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Funny taste due to high ferment temp?

Hi all,

So my first batch only seemed to have a few mistakes, forgot to take my readings, high temp ~170 for the steep, etc. but the batch seems to be coming along OK.

I did about two weeks in primary and two weeks in secondary for a Scottish Ale with a little extra malt added. After a week in the bottles I chilled one up and gave it a taste. It’s darker than I expected, but that’s ok, the head looks great and it has a nice aroma, but I’m getting some kind of aftertaste that I didn’t expect and I’m wondering where it’s coming from.

The only major thing I think I did wrong was leave the primary and secondary in my kitchen pantry and the temp on the primary hit about 82 before I realized it. It was bubbling like crazy so I put it on the table and got the air down to around 78 but the entire fermentation was at this temp.

I’ve since moved my new batches to the basement which is about 65. Is this aftertaste permanently in the beer or will conditioning fix some of it?

Thanks!

can you describe the taste?

a fermentation temperature that high will give you lots of fusel alcohols. fusel alcohols taste harsh, they taste like ‘hot’ alcohol. a solvent like taste, or warming sensation in the mouth. fusels have an alcoholic ‘bite’ sensation to them.

keeping fermentation temperature in the 60’s, for most ale strains, will help avoid this. but its hard to say without a description of what you taste

Could be Fusel Alcohol as mentioned. Try 2-3 one evening. If you have a bangin’ headache the next morning. That’s Fusel Alcohol. If it smells & tastes like bananas or bubble gum those are Esters. Esters & Fusel Alcohol are the most common results of fermenting too warm. Cheers!!!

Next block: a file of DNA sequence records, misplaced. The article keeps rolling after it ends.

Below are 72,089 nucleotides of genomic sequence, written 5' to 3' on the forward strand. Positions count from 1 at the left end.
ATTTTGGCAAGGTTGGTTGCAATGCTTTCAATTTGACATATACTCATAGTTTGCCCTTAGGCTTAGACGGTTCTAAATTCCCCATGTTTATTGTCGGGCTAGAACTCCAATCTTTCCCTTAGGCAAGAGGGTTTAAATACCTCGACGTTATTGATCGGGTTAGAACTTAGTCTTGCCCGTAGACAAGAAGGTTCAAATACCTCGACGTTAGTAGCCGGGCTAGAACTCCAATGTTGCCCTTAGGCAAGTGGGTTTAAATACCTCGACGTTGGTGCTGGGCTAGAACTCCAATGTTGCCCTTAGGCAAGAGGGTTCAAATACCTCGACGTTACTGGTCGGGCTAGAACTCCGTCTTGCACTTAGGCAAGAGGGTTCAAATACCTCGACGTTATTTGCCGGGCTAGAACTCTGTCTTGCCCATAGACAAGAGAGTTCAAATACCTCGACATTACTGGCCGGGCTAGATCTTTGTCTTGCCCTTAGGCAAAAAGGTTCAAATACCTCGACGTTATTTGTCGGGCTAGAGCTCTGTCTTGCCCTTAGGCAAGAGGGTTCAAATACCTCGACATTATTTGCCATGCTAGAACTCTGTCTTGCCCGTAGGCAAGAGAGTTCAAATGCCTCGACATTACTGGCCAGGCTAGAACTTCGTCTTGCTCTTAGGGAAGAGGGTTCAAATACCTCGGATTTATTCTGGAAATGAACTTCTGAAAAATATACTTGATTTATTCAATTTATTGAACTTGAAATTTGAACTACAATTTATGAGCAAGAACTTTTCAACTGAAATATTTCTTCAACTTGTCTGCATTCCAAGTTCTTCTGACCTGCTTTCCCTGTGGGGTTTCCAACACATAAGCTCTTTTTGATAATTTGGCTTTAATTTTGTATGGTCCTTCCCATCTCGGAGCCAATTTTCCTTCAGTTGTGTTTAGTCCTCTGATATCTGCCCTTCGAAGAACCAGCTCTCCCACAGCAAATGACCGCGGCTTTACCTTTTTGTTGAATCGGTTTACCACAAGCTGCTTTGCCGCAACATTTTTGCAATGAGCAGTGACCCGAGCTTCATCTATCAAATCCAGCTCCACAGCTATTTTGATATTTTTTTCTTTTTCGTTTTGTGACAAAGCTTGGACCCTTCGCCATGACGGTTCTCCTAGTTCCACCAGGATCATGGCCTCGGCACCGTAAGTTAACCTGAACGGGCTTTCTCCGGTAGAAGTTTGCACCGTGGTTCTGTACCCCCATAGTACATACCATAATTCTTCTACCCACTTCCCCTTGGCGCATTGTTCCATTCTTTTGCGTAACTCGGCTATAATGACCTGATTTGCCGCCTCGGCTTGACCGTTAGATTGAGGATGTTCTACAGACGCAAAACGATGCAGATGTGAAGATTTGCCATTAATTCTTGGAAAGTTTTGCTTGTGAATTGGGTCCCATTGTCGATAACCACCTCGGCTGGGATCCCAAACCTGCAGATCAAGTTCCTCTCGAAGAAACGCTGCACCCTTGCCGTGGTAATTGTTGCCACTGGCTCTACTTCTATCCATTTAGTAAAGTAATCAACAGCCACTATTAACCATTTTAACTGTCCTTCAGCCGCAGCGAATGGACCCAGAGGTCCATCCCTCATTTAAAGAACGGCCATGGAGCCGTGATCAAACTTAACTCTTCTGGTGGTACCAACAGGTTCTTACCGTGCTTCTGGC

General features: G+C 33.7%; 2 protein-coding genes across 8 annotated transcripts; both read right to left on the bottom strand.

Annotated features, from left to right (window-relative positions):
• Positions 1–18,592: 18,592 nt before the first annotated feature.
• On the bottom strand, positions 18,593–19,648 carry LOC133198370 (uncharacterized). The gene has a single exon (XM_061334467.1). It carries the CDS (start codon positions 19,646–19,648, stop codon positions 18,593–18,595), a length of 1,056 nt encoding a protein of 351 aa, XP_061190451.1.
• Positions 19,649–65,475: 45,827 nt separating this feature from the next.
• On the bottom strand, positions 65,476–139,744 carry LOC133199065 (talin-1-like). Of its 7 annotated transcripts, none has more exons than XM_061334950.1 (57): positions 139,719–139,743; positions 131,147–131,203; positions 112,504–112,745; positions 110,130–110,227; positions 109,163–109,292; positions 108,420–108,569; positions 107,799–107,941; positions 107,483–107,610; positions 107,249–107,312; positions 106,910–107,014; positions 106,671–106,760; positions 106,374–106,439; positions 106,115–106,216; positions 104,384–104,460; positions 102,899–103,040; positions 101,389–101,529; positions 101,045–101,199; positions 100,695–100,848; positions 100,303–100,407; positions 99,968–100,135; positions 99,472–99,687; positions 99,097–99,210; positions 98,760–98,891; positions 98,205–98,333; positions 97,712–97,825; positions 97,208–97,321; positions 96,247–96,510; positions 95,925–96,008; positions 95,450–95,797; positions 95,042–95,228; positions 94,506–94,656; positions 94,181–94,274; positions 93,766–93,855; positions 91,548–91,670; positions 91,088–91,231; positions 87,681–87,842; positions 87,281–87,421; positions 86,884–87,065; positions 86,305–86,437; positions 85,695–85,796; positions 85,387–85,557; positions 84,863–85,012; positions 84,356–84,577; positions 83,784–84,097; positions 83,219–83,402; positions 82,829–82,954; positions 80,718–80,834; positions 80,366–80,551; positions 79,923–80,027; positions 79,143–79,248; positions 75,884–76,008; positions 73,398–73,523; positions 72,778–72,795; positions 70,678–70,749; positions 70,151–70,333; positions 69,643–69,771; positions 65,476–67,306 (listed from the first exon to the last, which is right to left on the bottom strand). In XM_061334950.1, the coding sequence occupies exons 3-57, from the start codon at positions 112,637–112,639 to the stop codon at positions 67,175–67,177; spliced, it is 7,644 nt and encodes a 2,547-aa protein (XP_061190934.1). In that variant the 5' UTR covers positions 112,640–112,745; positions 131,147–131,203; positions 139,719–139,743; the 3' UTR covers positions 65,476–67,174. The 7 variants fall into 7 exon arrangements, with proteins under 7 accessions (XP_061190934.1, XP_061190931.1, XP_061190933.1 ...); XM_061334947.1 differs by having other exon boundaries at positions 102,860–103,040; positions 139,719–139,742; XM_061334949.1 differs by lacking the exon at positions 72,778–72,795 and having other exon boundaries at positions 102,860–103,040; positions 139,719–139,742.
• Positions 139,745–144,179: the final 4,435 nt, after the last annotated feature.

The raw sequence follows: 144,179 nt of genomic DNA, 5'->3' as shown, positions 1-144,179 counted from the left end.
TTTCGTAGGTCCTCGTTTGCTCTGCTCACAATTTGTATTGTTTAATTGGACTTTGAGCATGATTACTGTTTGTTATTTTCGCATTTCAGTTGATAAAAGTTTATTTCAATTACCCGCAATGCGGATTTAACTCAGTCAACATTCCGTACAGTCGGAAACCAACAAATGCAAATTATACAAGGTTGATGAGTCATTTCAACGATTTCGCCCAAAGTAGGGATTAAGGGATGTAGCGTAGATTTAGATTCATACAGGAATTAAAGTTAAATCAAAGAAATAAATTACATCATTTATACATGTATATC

TOO warm boss! A scottish ale should be very clean, ferment at 62 not 82 and you will be very happy.

I think at the higher temperatures you’ll get more of a wine-y type character. Some of it will age out in the bottle but that will take a month or two. The instant headache as mentioned above can also be a good indicator.

Did you make a reddish beer - the ones with the medium/red crystal malts have that “red beer” flavor from the unfermentable red malts?

Definitely going to get off flavors from a fermentation temp that high. Look into making a swamp cooler before your next batch.

http://billybrew.com/swamp-cooler-homebrew http://www.homebrew.com/articles/article07280201.shtml

Thanks for the feedback all, so here’s an update…

This weekend will only be two weeks in the bottle so I may still have hope. The first beer I tasted (about 3 days ago) I thought had a bit of a yeasty aftertaste, but I’m not sure that what I’m tasting is considered yeasty.

I tasted a second beer the next night and felt a slight twang on the front of my tongue (similar to tasting salsa that’s gone bad, but not as extreme). At this point I thought I had contamination, however…

Last night I took one up to the GF’s house and not only did I not taste what I was tasting before, but she actually liked it which is unusual for a darker beer. so who knows…

Keep in mind it’s not a very strong after taste, you have to think about it for a while. Anyway, I attached a pic that compares mine (right) to a new brown ale I tried.

Thanks!

I brew a lot of dark beers and I’ve noticed that they undergo an incredible flavor transformation during the first few weeks in the bottle.

I’ve had stouts and porters taste awful out of the bottling bucket, kept the faith, and 2-3 weeks later its a different beer. A month or 2 after that and it will continue to change and mellow.

My bet is your beer tastes even better given a few more weeks of aging!

Good Luck!

[quote=“robbop88”]I brew a lot of dark beers and I’ve noticed that they undergo an incredible flavor transformation during the first few weeks in the bottle.

I’ve had stouts and porters taste awful out of the bottling bucket, kept the faith, and 2-3 weeks later its a different beer. A month or 2 after that and it will continue to change and mellow.

My bet is your beer tastes even better given a few more weeks of aging!

Good Luck![/quote]

I’ve considered dumping a batch after the hydro sample out of the primary. Kegged it up, gave it some time, and it turned out great. It was an RIS. After that I learned to never judge a beer by a sample out of the fermenter. But I’ve also had great tasting samples. Never really understood the reason behind it. patients is key in homebrewing

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